Smith rose to national attention after being arrested during one of the district's school board meetings and found guilty of disorderly conduct. He later explained the incident to The Daily Wire, elaborating that the outburst stemmed from his anger that the district tried to cover up his daughter's assault.
Gov. Glenn Youngkin pardoned Smith this year and made the announcement on "Fox News Sunday" with Shannon Bream in September.
North Carolina became the ninth state to pass universal school choice when the legislature passed its budget on September 22.
School choice policies allow parents to send their kids to schools outside their neighborhood or opt out of going to the public school in their neighborhood. Most states restrict parents to schools within their zip code or the school district that presides over their residential area.
North Carolina ushered in its school choice expansion with the Education Savings Account model (ESAs). ESAs allow parents to use public funds to cover a variety of education expenses, including private school tuition, instructional materials, and homeschooling costs.
Arizona was the first to get the universal school choice ball rolling. In July 2022, the state opened up its Educational Savings Account program to all students, eliminating restrictions that had limited it to those in poor-performing school districts, Indian reservations and those with disabilities.
Artificial intelligence has inevitably begun to find its way into American classrooms, igniting a debate among experts about whether AI will eliminate traditional teaching, or present educators and students with positive opportunities.
One tool that students have often been taking advantage of is ChatGPT, a generative AI chatbot capable of having conversations with humans, when writing essays and other assignments. Others have utilized it when working on their college applications.
University of California, Berkeley professor of computer science Hany Farid told Fox News that while some professors may have had reservations about ChatGPT, they are now referencing it when writing syllabi and exams.
"I've seen professors using it to help design courses, write exam problems, write homework problems," he said.
Others teachers have used ChatGPT in creative ways to help their students learn, such as having it translate Shakespeare or come up with math raps to help them remember formulas, a TIME report found. Some have experimented with the tool to create simplified versions of readings.
A report in NEA Today highlighted the internal struggle educators are having. While some teachers worry ChatGPT will encourage cheating and plagiarism, others say that its "simple design and brainstorming capabilities appeal to educators who see its potential to improve education," according to the report.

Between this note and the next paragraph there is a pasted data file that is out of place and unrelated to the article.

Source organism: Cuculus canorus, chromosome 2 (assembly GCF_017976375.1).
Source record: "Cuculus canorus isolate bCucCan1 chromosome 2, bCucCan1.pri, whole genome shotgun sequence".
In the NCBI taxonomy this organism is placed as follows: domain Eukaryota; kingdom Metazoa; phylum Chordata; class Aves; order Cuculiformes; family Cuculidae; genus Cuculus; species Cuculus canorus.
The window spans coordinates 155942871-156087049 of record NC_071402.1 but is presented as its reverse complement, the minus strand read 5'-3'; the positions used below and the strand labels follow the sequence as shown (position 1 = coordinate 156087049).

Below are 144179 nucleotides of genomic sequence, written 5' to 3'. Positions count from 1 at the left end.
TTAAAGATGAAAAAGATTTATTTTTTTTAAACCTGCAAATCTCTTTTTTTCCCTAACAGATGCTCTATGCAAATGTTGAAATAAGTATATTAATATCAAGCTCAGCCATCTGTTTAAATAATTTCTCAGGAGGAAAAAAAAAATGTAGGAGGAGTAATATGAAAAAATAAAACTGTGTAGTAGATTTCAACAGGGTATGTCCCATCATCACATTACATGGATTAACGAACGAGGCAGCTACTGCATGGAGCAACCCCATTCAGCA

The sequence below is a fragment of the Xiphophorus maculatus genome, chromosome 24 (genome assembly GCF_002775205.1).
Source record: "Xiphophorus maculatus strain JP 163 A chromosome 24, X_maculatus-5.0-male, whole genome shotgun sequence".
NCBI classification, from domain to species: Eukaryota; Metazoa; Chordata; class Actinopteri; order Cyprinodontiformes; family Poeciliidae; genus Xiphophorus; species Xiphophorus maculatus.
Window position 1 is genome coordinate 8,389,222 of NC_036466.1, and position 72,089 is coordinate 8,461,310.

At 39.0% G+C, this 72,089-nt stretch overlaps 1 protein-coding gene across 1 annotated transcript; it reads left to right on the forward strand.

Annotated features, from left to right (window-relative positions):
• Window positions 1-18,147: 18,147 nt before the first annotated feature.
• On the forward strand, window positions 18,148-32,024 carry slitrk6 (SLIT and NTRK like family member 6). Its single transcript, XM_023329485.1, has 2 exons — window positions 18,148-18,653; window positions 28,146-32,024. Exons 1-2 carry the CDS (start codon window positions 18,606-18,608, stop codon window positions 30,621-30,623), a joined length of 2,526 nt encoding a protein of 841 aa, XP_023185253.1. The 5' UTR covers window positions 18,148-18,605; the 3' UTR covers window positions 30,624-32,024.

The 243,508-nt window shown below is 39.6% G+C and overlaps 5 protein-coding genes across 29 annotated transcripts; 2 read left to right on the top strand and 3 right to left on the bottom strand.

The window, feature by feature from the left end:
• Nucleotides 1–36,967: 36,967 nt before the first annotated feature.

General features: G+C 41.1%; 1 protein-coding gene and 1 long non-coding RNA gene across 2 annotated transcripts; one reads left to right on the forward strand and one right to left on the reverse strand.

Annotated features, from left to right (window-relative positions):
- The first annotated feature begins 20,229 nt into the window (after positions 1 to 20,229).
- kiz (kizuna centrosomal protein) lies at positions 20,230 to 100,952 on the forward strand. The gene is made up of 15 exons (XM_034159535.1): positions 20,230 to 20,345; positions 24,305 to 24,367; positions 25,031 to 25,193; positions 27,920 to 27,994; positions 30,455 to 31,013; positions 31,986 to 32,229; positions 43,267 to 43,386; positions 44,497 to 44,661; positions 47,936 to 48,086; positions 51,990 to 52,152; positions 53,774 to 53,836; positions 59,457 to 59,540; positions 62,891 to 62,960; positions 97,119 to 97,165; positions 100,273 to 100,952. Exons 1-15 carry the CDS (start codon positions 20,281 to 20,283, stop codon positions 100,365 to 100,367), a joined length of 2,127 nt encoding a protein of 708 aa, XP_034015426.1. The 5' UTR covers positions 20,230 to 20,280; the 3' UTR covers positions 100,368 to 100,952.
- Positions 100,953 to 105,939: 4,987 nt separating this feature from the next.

"One of the jobs that is likely to be eliminated by A.I. is teaching," Euro Pacific Asset Management chief economist Peter Schiff recently told FOX News Digital. "I think certainly for elementary school education K through 12. I think at the end of the day, schools will be obsolete. The teachers, the administrators, the unions, the whole bureaucracy."
Schiff also argued that AI could be "a great leveling field" that could put families on the same path despite a growing wealth gap.
"Everybody is going to have access to the same level of teaching at virtually no cost through AI," he said. "And so people will be able to educate themselves from home with using artificial intelligence more efficiently and better and faster than the current system."
That is a cause for concern for teachers’ unions like AFT, as outlined in a recent resolution that asked for advanced technologies to be developed and employed "ethically."
"AFT leaders in higher education expressed concern that fiscal pressures may push public colleges and universities toward even more online learning," the AFT resolution read. "And public employees who work in federal, state and local public service fear their jobs may be increasingly outsourced to chatbots and other robots."
Palm Beach Atlantic University professor of communication and Supper Honors Program director Dr. Tom St. Antoine argued, however, that the technology presents educators with a "really good opportunity," while acknowledging there are some things AI can never replace.
"A.I. can write a book for you, but it can't read a book for you," he said. "And so that's when education really happens, when we're exposed to exciting, challenging new ideas. We have the experience of studying them and then maybe modifying our own worldview to accommodate those new ideas. And it's that side of education that I think remains."
Fox News' Brian Flood, Joshua Q. Nelson, Landon Mion, Hanna Panreck and Madeline Coggins contributed to this report.